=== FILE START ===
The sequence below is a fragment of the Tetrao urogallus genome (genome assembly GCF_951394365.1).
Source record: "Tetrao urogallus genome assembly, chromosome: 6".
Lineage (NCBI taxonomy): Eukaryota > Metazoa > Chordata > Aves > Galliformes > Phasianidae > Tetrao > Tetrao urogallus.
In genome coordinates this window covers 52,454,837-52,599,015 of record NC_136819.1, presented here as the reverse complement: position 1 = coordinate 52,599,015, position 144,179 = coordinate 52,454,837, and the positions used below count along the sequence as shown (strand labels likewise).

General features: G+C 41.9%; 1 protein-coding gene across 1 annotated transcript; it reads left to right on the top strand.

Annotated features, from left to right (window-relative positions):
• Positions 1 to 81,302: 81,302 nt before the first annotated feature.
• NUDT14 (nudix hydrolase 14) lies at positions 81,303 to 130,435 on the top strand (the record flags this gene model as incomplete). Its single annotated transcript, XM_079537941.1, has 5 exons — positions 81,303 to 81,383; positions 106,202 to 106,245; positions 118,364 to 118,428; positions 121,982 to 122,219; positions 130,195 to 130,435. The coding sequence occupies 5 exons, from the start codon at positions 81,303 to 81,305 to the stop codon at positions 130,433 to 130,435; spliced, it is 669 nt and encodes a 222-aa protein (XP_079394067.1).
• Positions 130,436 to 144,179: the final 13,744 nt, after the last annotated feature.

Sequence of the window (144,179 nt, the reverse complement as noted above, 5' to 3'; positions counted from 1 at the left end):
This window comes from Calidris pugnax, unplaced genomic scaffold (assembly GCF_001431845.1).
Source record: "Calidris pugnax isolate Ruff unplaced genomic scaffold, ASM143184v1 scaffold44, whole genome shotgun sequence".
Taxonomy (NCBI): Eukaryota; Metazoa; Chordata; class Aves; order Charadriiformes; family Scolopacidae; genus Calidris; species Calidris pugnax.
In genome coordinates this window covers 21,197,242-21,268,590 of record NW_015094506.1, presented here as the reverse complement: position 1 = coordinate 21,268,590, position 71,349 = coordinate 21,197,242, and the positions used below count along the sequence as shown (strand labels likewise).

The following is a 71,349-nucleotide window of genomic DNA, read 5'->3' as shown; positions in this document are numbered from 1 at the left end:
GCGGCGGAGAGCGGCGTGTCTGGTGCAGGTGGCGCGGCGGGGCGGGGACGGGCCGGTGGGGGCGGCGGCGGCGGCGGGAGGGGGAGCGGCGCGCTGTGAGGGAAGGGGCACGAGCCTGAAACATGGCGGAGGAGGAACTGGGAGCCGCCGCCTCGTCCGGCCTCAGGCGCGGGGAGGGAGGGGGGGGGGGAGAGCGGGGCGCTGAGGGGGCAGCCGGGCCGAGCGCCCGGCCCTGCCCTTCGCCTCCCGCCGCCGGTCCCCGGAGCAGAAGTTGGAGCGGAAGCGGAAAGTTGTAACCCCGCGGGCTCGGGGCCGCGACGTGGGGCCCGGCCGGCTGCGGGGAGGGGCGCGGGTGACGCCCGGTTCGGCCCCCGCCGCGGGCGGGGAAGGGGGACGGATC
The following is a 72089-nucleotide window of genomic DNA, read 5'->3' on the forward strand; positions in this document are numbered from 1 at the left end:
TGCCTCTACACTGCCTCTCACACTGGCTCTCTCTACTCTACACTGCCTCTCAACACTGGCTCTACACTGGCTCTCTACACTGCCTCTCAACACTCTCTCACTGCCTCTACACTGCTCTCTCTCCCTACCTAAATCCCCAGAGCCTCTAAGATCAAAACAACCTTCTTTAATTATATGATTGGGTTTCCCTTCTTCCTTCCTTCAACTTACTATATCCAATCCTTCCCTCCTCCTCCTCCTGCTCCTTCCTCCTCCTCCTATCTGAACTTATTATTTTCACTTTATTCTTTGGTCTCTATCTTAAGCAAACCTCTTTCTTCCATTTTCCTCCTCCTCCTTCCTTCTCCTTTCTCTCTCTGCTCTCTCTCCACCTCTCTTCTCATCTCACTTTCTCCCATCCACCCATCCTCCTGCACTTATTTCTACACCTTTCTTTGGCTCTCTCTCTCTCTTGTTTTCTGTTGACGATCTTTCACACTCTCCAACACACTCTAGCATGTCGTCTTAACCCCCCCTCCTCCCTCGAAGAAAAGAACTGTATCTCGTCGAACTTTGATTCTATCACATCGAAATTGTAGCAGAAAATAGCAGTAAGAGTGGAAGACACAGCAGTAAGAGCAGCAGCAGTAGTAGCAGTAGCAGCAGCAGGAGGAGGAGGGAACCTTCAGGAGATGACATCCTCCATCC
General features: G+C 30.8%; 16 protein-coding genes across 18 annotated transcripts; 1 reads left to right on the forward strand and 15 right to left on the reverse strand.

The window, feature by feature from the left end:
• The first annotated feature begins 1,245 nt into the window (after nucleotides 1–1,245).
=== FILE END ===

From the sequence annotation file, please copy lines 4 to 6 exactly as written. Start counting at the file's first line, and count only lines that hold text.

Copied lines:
In genome coordinates this window covers 52,454,837-52,599,015 of record NC_136819.1, presented here as the reverse complement: position 1 = coordinate 52,599,015, position 144,179 = coordinate 52,454,837, and the positions used below count along the sequence as shown (strand labels likewise).

General features: G+C 41.9%; 1 protein-coding gene across 1 annotated transcript; it reads left to right on the top strand.

Annotated features, from left to right (window-relative positions):